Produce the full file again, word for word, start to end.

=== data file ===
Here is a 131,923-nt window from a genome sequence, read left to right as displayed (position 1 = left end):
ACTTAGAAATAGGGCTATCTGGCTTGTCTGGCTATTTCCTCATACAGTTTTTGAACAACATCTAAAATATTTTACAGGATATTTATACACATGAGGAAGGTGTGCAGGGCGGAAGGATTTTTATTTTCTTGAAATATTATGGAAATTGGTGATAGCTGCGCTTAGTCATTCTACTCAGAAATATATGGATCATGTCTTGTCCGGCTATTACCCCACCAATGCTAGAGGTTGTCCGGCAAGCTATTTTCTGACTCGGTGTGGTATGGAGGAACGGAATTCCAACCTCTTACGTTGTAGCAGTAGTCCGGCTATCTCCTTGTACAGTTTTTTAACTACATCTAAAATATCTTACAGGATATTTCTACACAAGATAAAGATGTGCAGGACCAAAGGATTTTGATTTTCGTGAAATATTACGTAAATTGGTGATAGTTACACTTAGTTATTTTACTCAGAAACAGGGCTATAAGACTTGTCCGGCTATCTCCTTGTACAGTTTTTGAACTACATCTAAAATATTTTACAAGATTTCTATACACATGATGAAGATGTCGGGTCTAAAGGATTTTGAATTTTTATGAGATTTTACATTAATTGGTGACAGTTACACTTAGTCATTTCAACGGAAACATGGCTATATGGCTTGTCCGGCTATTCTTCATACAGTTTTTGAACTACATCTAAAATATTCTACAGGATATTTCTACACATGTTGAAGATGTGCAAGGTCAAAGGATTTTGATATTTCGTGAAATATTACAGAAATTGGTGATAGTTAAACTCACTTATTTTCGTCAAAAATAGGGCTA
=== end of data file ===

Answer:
Here is a 131,923-nt window from a genome sequence, read left to right as displayed (position 1 = left end):
ACTTAGAAATAGGGCTATCTGGCTTGTCTGGCTATTTCCTCATACAGTTTTTGAACAACATCTAAAATATTTTACAGGATATTTATACACATGAGGAAGGTGTGCAGGGCGGAAGGATTTTTATTTTCTTGAAATATTATGGAAATTGGTGATAGCTGCGCTTAGTCATTCTACTCAGAAATATATGGATCATGTCTTGTCCGGCTATTACCCCACCAATGCTAGAGGTTGTCCGGCAAGCTATTTTCTGACTCGGTGTGGTATGGAGGAACGGAATTCCAACCTCTTACGTTGTAGCAGTAGTCCGGCTATCTCCTTGTACAGTTTTTTAACTACATCTAAAATATCTTACAGGATATTTCTACACAAGATAAAGATGTGCAGGACCAAAGGATTTTGATTTTCGTGAAATATTACGTAAATTGGTGATAGTTACACTTAGTTATTTTACTCAGAAACAGGGCTATAAGACTTGTCCGGCTATCTCCTTGTACAGTTTTTGAACTACATCTAAAATATTTTACAAGATTTCTATACACATGATGAAGATGTCGGGTCTAAAGGATTTTGAATTTTTATGAGATTTTACATTAATTGGTGACAGTTACACTTAGTCATTTCAACGGAAACATGGCTATATGGCTTGTCCGGCTATTCTTCATACAGTTTTTGAACTACATCTAAAATATTCTACAGGATATTTCTACACATGTTGAAGATGTGCAAGGTCAAAGGATTTTGATATTTCGTGAAATATTACAGAAATTGGTGATAGTTAAACTCACTTATTTTCGTCAAAAATAGGGCTA